Ed Panel Votes 8-1 For Budget Cuts
On June 23, the PEP (the quasi Board of Ed) in an 8-1 vote, endorsed the educational budget with its incumbent cuts on the schools while ignoring Tweed's overspending on frills like $25 million for merit pay for teachers based on test scores. (The first year of this program, which was privately funded, has not been evaluated.) Recently appointed (by Borough President Helen Marshall) Queens rep Dmytro Fedkowskyj went along with the majority. But he did read a statement (see below).
As usual, the Manhattan rep Patrick Sullivan was the lone dissenter.
Patrick Sullivan comments:
"I can't speak for other boroughs or comment on their logic but the state law is pretty clear from my perspective. The PEP is supposed to 'approve an estimate of the total sum of money deemed necessary for school operations in the next fiscal year.' The budget presented had cuts to the classrooms so it was clearly not sufficient to fund school operations. The DOE did not provide the estimate required by law, rather they took what the mayor said they could work with, and cut school spending until they got to his number.
"The lack of disclosure and transparency also made it extremely difficult to assess how appropriate the amount was. DOE would not provide budget code level detail (individual offices within Tweed) or respond in writing to my questions about cost increases. The lack of transparency alone was a sufficient reason to vote against the proposed budget."
A Queens parent said:
"Patrick, you are always so eloquent and accurate and I thank you. It is your 'peers' on the PEP that still continue to disappoint me. I am from Queens and was told by many that our new rep was 'great.' Being from Queens talking the talk, but not walking the walk is unacceptable. Considering how long BP Marshall took to make her selection, it is obvious she was just trying to find another puppet and finding puppets in Queens is not that easy, in as I was made aware of qualitative leaders that had put their hats in for the position. Parents in Queens, Staten Island, Brooklyn and the Bronx require true representatives, like yourself, not mayoral sellouts."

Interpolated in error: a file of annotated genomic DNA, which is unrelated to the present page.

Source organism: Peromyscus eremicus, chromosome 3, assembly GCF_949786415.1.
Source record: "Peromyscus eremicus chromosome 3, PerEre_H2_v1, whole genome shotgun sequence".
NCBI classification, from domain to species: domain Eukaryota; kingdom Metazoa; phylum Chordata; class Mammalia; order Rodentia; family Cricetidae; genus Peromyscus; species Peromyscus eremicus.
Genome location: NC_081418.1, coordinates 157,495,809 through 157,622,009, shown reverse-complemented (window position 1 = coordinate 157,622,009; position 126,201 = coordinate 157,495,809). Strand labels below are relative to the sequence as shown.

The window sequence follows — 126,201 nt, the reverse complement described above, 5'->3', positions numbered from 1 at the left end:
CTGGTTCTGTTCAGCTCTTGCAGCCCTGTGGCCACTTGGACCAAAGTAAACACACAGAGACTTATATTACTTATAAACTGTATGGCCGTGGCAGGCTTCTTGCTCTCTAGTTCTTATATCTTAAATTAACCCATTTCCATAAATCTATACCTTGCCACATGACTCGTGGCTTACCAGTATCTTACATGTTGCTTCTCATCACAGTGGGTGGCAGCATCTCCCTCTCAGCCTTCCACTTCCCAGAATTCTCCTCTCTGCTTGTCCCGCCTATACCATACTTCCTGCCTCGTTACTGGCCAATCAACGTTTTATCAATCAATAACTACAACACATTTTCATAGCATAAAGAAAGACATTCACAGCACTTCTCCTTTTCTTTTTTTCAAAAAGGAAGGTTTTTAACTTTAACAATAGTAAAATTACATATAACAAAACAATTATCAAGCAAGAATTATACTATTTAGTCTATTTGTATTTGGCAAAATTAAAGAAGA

Another Queens parent asking Fedkowskyj about his affirmative vote, was sent the statement he read at the meeting:
Dear Chancellor, Panel members and members of the public:
At this time, Borough President Marshall and I are most concerned about the proposed school budget cuts that will affect most of our schools, but feel the $17.5 billion dollars in the Department of Education's budget is sufficient to operate the educational system. At this time, this panel and our borough presidents do not have the power to approve appropriations of the expense budget- how to spend it and where to spend it- but can only approve a total estimate for total operations. Since members of the City Council have oversight of the City's budget, Queens is hopeful that the City Council will address and correct the school budget-cut issue so that our city schools do not have to suffer any cuts to the classroom.
Even though this panel isn't empowered to approve expense appropriations, these areas of concern should be addressed by the Department of Education as soon as possible so that a budget cut scenario can be eliminated as an option in the following year's budget since revenue streams are projected to be much lower.
Areas of concern are as follows:
At this time, the budget includes an increase of $70 million in city funding for Charter Schools. While any investment in education is welcomed and no one wants to see any cuts to any school, it is unfair that our traditional public schools receive cuts while others do not. If the DOE must cut budgets, then it's imperative that these cuts be implemented equitably and with no set of children baring an unfair burden. The increase in city funding towards Charter Schools is something the City can't afford to pay and since projected revenue streams for next year look to be far less, serious consideration should be given to delay the opening of any future Charter Schools until the City's economy and financial times become more stable.
Fair Student Funding is supposed to incorporate unrestricted funding from State and City governments, but our students aren't going to see an increase even though the State has delivered $150 million in unrestricted funds.
The money is being used to cover other expenses, instead of being applied to the funding formula. Instead, a portion, if not all of these funds, should be applied towards the formula first before being applied to other expenses and other DOE policy changes. These expenses and policy changes should be covered by other city funding sources.
I want to thank the Chancellor, his office, members of the Panel and members of the public for their time on this matter.